Infiltration-induced landslides threaten transportation infrastructure around the world, and impose both direct costs through repair and remediation work and indirect costs through lost economic activity. Therefore, finding the most cost-effective techniques to mitigate slope failures that can impact critical infrastructure links is desirable. The Straight Creek landslide, which affects a segment of Interstate 70 in Summit County, Colorado (USA), has experienced seasonal failure driven by rapid springtime snowmelt infiltration since the early 1970s, allowing changes in its stability to be studied. Past studies have established that seasonal failure is driven by pore-water pressure increase caused by the rapid infiltration of snowmelt and the hydraulic conductivity contrast between upper slope materials and the highway embankment. Two remediation designs have been applied to the site, including lightweight caissons beneath the highway surface in 2011 and 2012, and horizontal drains near the slide toe in 2012. The effects of the lightweight caissons and horizontal drains, as well as an alternative drain design that would extend into the hillslope above the highway embankment, are evaluated within a rigorous hydro-mechanical simulation framework along with a method to generate a field of local factor of safety. Model results show that the effect of the lightweight caissons on the factor of safety is no more than 1% during times of critical instability, as they do not affect the seasonal changes in hydrology that cause destabilizing decreases in effective stress along the failure surface. Horizontal drains are intended to reduce pore-water pressures, but the location of existing drains limit their efficacy due to the low hydraulic conductivity of subsurface materials underneath the highway. Model results indicate that these drains are only partially responsible for a reduction in movement rate since their installation, which is also due to lower annual cumulative snowmelt infiltration levels since 2012. Results also show that an alternative drain design could result in increased stability during critical periods by intercepting downslope subsurface flow before it arrives at the hydraulic conductivity contrast at the embankment.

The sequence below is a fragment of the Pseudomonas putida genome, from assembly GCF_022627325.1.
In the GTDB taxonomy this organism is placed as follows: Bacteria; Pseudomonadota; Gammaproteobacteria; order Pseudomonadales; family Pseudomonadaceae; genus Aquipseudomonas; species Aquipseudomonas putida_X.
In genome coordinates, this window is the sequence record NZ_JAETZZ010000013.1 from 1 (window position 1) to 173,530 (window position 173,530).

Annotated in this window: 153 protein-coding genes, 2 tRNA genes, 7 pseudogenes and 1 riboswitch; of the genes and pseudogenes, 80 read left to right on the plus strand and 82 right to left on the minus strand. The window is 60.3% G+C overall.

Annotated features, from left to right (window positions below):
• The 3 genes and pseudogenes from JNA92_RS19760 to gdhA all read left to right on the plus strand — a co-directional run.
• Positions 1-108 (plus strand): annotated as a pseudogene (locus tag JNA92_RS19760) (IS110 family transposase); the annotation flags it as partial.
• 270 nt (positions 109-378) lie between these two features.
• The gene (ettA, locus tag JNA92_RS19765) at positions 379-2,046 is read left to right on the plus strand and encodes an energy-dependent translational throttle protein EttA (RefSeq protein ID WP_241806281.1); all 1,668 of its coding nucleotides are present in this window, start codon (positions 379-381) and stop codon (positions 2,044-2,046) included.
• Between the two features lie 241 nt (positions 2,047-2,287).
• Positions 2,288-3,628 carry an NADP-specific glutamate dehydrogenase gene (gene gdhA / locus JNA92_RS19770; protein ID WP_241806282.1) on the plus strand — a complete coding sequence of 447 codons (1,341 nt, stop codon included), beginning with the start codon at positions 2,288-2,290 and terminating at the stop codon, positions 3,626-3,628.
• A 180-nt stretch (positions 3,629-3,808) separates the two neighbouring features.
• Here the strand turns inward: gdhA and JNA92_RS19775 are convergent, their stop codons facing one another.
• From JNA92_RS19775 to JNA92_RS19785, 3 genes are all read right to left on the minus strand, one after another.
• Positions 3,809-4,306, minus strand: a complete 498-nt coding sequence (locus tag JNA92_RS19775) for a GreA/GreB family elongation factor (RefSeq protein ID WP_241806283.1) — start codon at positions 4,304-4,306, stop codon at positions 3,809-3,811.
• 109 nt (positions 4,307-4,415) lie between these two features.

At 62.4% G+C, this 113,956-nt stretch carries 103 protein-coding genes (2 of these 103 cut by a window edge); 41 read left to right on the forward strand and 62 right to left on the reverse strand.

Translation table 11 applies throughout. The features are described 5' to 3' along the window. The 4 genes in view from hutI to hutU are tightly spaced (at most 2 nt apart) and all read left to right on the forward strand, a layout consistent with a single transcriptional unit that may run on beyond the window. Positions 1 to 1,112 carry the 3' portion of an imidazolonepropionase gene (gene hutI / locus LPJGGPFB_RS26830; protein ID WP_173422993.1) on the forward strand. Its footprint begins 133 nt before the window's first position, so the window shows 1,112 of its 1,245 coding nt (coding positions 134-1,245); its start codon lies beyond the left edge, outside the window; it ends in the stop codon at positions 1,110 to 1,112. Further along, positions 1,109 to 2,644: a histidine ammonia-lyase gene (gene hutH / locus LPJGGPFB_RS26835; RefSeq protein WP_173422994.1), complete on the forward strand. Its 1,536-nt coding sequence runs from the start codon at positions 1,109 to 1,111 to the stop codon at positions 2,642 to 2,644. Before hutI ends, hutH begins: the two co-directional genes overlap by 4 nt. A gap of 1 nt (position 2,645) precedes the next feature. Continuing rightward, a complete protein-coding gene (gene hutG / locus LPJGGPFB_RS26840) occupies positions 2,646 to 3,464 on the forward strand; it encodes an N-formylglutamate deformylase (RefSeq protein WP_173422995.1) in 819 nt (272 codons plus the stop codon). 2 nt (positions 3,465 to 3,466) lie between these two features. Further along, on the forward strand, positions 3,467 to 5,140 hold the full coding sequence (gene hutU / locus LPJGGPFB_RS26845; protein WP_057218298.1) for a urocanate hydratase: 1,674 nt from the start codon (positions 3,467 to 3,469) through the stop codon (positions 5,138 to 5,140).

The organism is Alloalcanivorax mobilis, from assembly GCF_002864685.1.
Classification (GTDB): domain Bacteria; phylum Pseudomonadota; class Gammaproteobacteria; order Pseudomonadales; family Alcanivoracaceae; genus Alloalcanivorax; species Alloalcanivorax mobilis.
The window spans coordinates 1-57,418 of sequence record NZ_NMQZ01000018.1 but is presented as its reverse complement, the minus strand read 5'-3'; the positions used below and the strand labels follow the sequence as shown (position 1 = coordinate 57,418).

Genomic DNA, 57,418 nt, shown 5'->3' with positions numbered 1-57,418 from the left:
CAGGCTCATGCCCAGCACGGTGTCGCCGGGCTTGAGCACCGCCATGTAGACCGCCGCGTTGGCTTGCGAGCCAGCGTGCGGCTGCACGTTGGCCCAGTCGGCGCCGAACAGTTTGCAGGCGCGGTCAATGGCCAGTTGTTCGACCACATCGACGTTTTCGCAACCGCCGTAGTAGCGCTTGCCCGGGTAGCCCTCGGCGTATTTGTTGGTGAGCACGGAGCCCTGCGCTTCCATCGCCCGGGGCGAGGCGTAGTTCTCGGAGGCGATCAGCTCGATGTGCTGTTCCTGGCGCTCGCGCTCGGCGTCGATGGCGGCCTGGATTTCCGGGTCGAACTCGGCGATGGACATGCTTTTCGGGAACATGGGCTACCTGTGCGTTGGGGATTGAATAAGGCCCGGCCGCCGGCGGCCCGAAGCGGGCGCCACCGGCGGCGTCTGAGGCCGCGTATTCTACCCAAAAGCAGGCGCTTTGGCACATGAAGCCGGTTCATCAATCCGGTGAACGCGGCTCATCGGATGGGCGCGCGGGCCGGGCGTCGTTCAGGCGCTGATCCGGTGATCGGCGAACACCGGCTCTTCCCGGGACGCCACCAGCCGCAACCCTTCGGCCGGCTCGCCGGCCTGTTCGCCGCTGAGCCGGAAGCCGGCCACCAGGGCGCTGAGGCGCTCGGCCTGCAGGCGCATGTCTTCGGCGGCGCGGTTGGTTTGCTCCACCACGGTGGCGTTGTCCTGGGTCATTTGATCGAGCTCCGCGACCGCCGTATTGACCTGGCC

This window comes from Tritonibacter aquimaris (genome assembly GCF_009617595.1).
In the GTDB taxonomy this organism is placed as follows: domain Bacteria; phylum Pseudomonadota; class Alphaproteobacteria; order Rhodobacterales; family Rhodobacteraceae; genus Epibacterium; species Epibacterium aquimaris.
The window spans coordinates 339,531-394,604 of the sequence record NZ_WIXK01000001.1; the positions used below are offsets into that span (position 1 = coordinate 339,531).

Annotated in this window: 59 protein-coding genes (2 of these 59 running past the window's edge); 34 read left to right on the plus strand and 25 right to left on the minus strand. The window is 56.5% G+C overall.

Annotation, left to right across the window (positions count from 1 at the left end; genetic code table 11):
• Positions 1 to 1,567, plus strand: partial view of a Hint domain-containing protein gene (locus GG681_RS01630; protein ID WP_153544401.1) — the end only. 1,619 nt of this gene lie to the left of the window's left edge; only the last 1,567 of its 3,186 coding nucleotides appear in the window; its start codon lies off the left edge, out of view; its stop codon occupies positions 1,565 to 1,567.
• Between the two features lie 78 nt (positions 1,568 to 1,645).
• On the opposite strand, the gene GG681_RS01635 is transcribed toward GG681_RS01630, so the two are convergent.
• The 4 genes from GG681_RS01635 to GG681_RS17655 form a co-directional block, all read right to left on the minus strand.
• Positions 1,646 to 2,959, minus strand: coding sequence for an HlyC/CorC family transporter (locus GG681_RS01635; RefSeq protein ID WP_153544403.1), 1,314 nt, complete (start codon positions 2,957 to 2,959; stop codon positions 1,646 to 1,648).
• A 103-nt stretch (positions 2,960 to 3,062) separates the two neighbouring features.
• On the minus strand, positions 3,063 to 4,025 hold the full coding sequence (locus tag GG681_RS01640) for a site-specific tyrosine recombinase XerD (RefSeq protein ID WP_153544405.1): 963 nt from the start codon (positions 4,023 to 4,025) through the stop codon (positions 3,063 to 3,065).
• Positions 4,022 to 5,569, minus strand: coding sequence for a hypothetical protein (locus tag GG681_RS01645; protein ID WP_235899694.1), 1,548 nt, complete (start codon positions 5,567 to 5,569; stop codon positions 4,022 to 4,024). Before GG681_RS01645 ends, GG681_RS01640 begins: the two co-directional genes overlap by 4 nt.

|Publication Subtype||Journal Article|
|Title||Evaluation of techniques for mitigating snowmelt infiltration-induced landsliding in a highway embankment|
|Series title||Engineering Geology|
|Contributing office(s)||Geologic Hazards Science Center|
|Description||106240, 11 p.|
|Other Geospatial||Straight Creek slide|
|Google Analytic Metrics||Metrics page|